During the Pleistocene Epoch these wolves would have preyed on early camel relatives such as the Camelop and the pony-sized Hypohippus (‘Low Horse'). By the end of the Pleistocene, both the Camelop and the Hypohippus were extinct (probably after the arrival of human hunters).
Due to the effectiveness of the government program to exterminate the wolf in the nineteen-teens and early 1920s, by 1925 wolves had ceased to present any significant problem to ranchers except for the occasional wolf that crossed into the U.S. from Mexico. In the mid-twenties, PARC (Predator and Rodent Control) agents developed the preventative strategy of patrolling the few remaining habitats in the U.S. and posting their most effective wolfers along the border; men such as W. C. Echols.
There were years when no wolves were killed in New Mexico except for those taken by Echols on the border, indicating both the success of the government’s campaign to eliminate the wolf and Echol’s skills as a wolf-hunter. He killed about four wolves a year until 1933, when the lessening of American livestock interests in Mexico and the country’s discontinuance of its wolf control efforts led to increases in its wolf population and consequently those that crossed into the United States. Between 1933 and 1943, Echols took between 6 and 9 wolves every year except one.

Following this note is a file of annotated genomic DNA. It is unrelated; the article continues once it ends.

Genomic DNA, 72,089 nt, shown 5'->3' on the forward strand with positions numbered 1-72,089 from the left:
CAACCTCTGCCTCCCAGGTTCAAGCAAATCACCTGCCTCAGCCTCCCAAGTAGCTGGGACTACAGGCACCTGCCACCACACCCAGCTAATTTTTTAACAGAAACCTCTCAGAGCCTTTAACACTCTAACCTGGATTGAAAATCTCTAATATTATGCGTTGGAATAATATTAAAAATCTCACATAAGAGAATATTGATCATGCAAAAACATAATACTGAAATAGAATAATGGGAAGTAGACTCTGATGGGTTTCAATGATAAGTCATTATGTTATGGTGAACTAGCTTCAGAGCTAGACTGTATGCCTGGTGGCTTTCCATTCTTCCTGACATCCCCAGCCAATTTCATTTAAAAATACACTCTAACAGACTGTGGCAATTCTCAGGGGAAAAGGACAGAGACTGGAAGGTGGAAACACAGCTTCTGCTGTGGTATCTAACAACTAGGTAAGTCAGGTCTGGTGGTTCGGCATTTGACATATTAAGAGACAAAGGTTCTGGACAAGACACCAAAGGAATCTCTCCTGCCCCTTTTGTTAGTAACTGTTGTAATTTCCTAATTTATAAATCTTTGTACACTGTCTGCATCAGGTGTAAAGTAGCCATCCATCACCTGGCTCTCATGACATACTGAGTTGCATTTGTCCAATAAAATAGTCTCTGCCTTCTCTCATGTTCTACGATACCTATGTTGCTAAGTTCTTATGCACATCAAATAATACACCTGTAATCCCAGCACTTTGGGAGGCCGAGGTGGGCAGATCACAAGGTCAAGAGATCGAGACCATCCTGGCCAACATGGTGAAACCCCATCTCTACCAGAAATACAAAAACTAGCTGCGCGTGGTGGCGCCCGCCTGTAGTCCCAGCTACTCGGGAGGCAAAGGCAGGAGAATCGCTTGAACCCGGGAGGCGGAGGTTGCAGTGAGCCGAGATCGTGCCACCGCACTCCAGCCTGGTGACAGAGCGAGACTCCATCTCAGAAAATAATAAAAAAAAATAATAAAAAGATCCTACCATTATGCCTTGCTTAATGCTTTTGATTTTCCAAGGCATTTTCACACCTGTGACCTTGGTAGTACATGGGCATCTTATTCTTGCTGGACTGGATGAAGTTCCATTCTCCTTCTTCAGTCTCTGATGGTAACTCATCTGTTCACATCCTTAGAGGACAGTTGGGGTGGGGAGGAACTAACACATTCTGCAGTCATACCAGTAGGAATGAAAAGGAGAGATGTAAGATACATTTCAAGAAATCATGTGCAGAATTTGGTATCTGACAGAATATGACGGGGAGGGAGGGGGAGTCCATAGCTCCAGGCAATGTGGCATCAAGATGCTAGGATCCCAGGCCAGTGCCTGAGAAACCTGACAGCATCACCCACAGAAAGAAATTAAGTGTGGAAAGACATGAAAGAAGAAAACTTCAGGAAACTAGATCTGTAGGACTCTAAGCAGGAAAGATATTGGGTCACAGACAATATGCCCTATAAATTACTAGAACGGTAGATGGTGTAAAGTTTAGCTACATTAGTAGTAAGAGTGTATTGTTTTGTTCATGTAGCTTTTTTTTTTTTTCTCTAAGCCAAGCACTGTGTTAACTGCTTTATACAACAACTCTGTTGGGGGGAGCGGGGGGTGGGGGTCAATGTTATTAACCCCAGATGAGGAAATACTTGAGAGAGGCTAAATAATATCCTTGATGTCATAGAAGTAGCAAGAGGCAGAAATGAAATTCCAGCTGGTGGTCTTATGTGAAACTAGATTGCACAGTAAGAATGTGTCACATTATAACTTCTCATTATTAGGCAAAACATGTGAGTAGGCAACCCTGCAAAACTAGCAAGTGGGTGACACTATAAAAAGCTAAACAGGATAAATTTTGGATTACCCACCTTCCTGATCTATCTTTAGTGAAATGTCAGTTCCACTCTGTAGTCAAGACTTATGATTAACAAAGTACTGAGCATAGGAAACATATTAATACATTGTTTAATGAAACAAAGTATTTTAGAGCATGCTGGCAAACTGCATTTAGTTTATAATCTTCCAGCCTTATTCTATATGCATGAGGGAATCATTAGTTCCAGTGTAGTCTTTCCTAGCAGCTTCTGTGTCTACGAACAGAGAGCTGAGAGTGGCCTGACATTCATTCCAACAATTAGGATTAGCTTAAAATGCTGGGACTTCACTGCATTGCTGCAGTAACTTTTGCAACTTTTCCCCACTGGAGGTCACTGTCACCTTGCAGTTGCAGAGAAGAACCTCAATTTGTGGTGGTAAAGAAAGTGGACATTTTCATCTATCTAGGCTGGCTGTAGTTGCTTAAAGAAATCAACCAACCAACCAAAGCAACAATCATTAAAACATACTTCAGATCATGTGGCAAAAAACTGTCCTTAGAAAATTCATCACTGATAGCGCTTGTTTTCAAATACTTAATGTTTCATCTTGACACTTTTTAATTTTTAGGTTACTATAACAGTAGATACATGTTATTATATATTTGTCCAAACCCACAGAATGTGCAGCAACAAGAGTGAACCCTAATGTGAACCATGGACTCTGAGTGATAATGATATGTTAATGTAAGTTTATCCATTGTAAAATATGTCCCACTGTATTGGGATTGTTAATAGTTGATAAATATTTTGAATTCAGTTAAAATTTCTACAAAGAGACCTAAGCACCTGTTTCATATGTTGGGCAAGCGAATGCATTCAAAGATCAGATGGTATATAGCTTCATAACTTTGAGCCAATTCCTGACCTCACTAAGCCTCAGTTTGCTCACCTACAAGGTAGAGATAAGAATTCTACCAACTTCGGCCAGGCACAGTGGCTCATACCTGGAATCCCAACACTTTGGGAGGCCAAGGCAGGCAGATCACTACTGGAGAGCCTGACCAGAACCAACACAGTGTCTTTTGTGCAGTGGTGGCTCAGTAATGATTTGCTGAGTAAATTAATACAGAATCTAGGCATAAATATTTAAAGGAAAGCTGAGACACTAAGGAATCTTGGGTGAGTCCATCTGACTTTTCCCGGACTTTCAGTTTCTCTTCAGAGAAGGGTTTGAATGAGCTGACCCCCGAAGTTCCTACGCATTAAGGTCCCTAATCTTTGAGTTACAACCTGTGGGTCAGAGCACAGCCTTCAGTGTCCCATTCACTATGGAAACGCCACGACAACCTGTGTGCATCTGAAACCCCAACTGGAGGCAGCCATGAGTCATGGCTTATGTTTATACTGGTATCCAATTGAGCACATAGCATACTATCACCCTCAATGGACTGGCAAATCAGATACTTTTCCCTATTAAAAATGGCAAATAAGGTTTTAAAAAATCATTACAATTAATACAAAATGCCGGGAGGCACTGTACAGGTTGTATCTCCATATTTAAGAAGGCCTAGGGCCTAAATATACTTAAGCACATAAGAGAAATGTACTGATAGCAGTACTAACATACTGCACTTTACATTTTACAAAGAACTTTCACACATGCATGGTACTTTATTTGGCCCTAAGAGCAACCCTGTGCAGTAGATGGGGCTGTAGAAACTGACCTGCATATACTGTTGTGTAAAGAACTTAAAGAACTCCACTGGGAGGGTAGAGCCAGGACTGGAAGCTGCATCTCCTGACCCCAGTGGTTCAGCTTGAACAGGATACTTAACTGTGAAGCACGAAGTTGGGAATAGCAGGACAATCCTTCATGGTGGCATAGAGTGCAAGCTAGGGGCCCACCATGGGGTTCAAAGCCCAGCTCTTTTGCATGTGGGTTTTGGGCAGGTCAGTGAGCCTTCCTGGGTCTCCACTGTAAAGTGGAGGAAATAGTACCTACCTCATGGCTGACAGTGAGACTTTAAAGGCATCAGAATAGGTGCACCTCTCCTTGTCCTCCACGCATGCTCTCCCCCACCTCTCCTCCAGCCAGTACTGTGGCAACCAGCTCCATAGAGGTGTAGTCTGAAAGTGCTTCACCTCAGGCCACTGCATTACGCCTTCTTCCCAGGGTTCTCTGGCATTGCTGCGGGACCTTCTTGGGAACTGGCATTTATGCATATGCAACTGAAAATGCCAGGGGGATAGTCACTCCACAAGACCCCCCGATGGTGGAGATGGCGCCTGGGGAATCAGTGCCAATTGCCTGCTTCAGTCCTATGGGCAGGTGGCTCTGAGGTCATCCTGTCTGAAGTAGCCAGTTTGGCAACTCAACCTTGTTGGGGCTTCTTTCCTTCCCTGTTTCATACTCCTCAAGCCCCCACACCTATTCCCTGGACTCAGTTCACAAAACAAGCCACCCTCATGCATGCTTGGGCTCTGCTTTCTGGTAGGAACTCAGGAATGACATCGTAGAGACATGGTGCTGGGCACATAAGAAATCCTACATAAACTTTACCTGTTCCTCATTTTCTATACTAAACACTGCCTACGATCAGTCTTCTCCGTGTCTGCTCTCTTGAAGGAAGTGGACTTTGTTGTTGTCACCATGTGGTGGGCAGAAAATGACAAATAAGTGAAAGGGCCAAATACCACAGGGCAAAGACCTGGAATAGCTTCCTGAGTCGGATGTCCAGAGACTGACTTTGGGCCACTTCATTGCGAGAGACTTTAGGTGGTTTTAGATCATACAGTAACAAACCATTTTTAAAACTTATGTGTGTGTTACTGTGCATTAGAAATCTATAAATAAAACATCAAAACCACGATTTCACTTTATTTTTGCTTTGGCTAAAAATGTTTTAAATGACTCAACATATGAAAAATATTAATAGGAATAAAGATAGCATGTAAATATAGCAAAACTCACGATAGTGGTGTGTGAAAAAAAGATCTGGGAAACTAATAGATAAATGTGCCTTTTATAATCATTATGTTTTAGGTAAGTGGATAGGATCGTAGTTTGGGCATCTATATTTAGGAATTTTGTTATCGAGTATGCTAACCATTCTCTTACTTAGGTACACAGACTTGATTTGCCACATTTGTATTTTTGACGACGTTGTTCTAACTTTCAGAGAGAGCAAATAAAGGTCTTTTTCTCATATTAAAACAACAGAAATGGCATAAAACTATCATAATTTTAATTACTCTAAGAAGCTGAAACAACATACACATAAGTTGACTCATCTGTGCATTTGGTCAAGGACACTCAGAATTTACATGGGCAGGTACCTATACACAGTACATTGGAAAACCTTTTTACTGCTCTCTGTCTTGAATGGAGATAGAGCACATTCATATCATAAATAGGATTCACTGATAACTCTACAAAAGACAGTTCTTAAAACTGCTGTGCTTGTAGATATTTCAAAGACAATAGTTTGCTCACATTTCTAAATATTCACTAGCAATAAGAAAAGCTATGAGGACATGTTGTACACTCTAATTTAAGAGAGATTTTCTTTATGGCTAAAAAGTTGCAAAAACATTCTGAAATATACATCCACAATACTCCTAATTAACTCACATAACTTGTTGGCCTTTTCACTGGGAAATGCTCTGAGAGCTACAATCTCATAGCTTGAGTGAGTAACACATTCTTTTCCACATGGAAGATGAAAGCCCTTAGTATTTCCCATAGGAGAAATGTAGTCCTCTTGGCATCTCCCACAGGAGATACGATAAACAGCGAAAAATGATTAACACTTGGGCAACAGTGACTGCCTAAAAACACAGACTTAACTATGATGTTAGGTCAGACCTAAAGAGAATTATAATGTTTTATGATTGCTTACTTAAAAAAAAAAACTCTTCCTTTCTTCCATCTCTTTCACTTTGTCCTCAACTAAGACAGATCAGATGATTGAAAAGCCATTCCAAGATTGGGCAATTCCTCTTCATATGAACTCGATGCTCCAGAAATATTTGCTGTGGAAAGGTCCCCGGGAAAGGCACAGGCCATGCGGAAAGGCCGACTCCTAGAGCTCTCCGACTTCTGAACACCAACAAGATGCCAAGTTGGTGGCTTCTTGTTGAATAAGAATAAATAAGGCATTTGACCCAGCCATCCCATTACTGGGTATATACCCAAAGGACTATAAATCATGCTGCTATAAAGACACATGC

The decimation of the wolf’s historical prey began with the commercial hunting and slaughter of the American Bison (or Buffalo) by European settlers, which drove the animal to near extinction during the 19th century. By the turn of the 20th century, human hunting had also severely reduced deer and elk numbers.
As a result, many wolves were left with no recourse but to attack domestic cattle; a situation which would in turn lead to those attempts to eliminate the Mexican Wolf from the wild.
A stamp mill is a type of mill machine that crushes material by pounding rather than grinding. They were common in gold, silver and copper mining regions in the latter 19th and early 20th century, although most of the larger stamp mill mines were superseded in the second half of the 19th century by more efficient methods.
A typical stamp mill could consumer 12 cords of wood per day, equivalent to about one large-diameter tree per day. Over a period of three years, wood consumption may have been around 1,000 trees, a few hectares of forest.